The Volkswagen Thing, as it was called in the U.S., began life as the German Kubelsitzwagen. This bucket seat vehicle was offered as a military-style off-roader or dune buggy. It was built on the Volkswagen Beetle Type 1. In Europe, it was referred to as the Kurierwagen or Type 181. In Mexico, where rural roads demand tight suspensions and handling, it was sold as the Safari. The Thing was made from 1969 until 1983, but sales to civilians ended in 1980.
The car was a mashup of old parts from several models, including the flat-four engine, manual transmission and rear-engine platform from the Type 1, the Karmann Ghia's floorpans and the Volkswagen Transporter's reduction gearing. It had four-wheel drive and was lightweight and durable. In 1979, a front-engine model, featuring the four-wheel drive transmission borrowed from the Volkswagen Golf, was introduced. Volkswagen hoped to inflate its profits by using the shared parts. Originally, the Type 181 had been envisioned as a project between a few European countries, but the project fell through. Volkswagen later picked it back up as a passenger vehicle.
Sales to civilians started in 1971 in Mexico and Europe, but the Thing didn't reach the U.S. market until 1972. In 1975, the Thing was removed from the U.S. market because it failed to meet tougher safety standards for passenger cars. The requirement for passengers to sit further from the windshield doomed the Thing. If it were released currently, it would be classified as a light truck and would not be regulated so strictly.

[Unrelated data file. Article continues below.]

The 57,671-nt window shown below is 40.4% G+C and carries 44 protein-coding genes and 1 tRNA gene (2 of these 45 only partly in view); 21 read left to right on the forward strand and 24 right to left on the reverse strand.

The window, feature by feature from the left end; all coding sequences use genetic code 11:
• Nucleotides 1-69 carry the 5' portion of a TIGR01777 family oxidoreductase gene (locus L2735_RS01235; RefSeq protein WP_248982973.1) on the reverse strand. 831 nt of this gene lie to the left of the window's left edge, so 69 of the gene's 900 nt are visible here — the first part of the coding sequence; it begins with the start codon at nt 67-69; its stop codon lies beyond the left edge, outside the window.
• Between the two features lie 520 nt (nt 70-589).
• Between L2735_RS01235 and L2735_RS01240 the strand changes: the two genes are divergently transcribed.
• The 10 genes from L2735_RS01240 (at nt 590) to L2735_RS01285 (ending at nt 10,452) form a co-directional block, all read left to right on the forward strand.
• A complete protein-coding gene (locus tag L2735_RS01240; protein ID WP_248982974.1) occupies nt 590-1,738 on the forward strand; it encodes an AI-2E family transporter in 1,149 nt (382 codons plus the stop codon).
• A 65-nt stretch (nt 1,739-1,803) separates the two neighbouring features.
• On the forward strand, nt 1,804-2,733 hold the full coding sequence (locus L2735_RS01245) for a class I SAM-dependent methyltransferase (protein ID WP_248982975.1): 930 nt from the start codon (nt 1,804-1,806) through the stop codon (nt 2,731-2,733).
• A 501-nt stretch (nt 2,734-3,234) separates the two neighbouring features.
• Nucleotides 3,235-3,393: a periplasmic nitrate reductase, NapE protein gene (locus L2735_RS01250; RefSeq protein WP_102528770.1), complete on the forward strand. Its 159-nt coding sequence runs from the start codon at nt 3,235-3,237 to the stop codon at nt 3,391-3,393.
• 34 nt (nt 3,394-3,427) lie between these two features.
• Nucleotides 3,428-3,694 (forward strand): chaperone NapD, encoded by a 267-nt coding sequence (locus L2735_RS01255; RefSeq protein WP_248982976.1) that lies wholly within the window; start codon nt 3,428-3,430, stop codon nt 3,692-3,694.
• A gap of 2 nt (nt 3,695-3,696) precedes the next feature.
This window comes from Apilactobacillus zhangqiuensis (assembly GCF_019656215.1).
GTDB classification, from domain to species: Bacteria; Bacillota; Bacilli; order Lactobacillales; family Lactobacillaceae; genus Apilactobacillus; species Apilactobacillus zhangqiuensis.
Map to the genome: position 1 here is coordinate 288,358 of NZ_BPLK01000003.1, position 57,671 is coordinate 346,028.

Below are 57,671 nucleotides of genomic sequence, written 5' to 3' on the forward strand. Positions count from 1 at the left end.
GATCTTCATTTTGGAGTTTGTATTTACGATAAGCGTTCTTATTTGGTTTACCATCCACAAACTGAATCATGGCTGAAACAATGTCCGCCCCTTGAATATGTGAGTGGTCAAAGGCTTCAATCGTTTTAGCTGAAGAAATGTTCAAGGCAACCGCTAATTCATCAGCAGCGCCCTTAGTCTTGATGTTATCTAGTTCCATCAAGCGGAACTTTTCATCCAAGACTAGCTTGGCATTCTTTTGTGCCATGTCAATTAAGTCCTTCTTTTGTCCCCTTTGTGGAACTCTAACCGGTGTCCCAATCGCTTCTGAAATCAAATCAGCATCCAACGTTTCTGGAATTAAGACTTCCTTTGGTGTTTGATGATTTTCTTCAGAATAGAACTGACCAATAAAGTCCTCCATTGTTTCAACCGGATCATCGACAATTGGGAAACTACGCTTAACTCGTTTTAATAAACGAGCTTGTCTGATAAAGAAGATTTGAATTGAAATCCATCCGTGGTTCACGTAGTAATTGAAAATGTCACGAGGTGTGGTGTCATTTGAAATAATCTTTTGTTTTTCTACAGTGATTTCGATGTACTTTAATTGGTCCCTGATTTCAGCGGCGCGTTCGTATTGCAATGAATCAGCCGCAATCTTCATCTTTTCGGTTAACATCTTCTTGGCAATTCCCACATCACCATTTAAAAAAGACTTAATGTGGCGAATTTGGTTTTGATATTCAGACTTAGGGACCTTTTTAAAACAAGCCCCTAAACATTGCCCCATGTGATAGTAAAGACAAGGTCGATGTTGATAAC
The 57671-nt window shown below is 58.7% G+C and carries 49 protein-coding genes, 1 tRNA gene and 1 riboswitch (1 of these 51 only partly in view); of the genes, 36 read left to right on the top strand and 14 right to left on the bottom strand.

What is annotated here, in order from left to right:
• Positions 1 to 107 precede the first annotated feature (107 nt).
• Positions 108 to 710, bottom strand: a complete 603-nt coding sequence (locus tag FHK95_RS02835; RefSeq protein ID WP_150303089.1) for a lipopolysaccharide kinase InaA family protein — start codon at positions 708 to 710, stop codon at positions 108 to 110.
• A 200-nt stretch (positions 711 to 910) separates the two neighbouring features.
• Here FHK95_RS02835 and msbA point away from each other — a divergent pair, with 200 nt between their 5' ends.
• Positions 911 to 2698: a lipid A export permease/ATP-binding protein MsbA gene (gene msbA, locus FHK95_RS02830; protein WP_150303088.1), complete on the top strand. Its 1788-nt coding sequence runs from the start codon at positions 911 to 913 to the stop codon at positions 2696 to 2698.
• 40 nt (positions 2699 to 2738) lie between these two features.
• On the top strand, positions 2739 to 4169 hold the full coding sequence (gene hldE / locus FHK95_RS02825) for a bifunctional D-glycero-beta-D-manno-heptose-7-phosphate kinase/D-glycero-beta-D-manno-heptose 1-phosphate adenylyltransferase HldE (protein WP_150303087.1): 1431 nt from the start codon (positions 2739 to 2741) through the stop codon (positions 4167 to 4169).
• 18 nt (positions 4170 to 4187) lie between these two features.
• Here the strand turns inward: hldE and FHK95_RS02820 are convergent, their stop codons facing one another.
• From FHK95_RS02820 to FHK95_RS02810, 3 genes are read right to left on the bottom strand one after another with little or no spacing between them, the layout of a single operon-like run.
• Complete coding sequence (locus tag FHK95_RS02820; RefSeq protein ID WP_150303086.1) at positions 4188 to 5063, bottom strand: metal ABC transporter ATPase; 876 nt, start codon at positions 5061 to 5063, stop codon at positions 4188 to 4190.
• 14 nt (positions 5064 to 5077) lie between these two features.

From 1969 to 1972, more than 50,000 Things were sold to NATO as it awaited delivery of the Europa Jeep, as a joint partnership between NATO members to have a uniform, light-duty vehicle for patrol. Once the Europa project dissolved, Volkswagen picked up the slack with its Type 183, released as the 1979 model. Mexican and European sales were brisk well into 1980. NATO continued to buy Type 183 models until 1983, having grown accustomed to th inexpensive price and low-maintenance fees.
Local variations appeared as well, such as the custom-designed Acapulco Thing, made for Acapulco's Las Brisas Hotel. This model had a surrey top, running boards, special upholstery and unique paint job. The Acapulco models also had white-striped designs in orange, yellow, green and blue. The Thing's odd look and angular nature has earned it a spot in pop culture. Things can be seen in movies such as Drew Barrymore's 50 First Dates. Matthew McConaughey, Reese Witherspoon and Dustin Hoffman have also driven Things in their films. What began as a simple idea for a cooperative vehicle among European nations is now a post-Gothic, retro-industrial cult classic
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